Resisting Feature Creep

projectmanagementdelivery.gifWhile developing RADDroid I was reminded of the need to resist feature creep. Specifying, designing and implementing my own project made it even easier to add new features just because I could. However, I strictly kept to my original specification so as to prevent an excessively delayed release.

I have seen feature creep on many mobile projects I have worked on. Triggers for creep have included…

  1. Owners or project managers suddenly having a ‘great new idea’ mid-project
  2. New people coming onto the project mid-project and inventing something extra to fulfil some need to be part of the project
  3. Remote stake holders reviewing the project too late in the project
  4. A realisation that the user experience isn’t as good as it could be
  5. A realisation that the server side isn’t scalable

All these things jeopardise project delivery and increase costs. The first two are, in my opinion, unforgivable. It’s often the case that end users are better placed to suggest new features. It’s better to put mid-project ideas on hold for a later release within the context of user-suggested improvements.

Stake holders reviewing projects late is more of a process and project management problem that’s common yet preventable. It’s all about involving them early and making them part of the specification and an iterative review process. It might seem difficult to do so at the start of a project but if you leave it until the end it can come back to bite you.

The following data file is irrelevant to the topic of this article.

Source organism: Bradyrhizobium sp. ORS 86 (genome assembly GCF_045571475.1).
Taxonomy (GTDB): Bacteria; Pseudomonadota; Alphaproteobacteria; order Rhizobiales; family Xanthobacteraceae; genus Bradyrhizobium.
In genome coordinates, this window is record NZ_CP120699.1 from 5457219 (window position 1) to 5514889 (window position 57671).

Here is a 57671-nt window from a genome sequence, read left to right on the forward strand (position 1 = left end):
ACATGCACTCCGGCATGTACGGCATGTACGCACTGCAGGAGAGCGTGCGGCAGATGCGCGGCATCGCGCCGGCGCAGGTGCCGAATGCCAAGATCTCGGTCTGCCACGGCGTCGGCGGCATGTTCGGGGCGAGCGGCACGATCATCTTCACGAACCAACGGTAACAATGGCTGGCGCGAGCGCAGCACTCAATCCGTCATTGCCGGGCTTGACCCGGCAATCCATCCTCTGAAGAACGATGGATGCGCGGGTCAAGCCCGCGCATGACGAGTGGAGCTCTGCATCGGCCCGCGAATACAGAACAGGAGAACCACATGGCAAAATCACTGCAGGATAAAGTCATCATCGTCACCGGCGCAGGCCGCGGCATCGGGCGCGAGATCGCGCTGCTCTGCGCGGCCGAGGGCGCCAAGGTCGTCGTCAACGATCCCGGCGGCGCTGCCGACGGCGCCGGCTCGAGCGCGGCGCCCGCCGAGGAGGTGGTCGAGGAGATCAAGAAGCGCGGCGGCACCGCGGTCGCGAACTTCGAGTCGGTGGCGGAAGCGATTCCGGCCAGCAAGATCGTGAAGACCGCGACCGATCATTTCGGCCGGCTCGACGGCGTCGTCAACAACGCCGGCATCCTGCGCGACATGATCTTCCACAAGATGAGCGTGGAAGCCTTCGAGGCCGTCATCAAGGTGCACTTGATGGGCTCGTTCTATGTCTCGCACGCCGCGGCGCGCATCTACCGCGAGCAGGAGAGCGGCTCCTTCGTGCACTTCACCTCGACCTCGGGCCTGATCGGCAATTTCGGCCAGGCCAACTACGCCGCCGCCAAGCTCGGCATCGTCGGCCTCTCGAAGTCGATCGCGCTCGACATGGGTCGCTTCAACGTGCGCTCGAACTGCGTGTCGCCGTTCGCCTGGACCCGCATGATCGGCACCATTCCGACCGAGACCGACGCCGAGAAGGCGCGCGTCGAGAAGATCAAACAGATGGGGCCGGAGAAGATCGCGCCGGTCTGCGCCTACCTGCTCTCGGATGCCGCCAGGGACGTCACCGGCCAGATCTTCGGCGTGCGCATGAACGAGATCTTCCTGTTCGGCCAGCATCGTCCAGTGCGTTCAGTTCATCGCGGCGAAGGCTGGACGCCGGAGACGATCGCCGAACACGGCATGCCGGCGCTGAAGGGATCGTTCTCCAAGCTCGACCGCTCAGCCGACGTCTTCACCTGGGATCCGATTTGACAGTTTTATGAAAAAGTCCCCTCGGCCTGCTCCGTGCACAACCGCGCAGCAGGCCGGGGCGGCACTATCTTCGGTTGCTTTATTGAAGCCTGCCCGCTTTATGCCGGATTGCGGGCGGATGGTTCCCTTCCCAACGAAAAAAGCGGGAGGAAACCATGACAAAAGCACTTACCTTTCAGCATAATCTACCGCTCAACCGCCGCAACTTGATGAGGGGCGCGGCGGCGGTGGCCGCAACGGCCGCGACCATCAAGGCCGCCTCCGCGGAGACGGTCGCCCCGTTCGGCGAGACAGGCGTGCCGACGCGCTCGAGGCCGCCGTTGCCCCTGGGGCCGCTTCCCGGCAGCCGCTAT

The last two triggers are types that should be allowed to cause feature creep. Sometimes the suitability of things can’t be assessed until they are implemented. This is especially so in more complex projects. For the user experience example, typical problem cases include non-standard UI layouts, error UI flows and asynchronous tasks. In the server scalability case examples include batching up server requests into one request making the server interface less chatty, optimising data formats or even removing or bypassing features. In extreme cases I have even seen the server side completely re-implemented mid-project to use a different server side technology. Even with the best client-server architectures, changes in the server side can end up affecting features in the app.

The key thing is to have strong project management able to determine whether new features are being done on a whim or whether they are a necessity.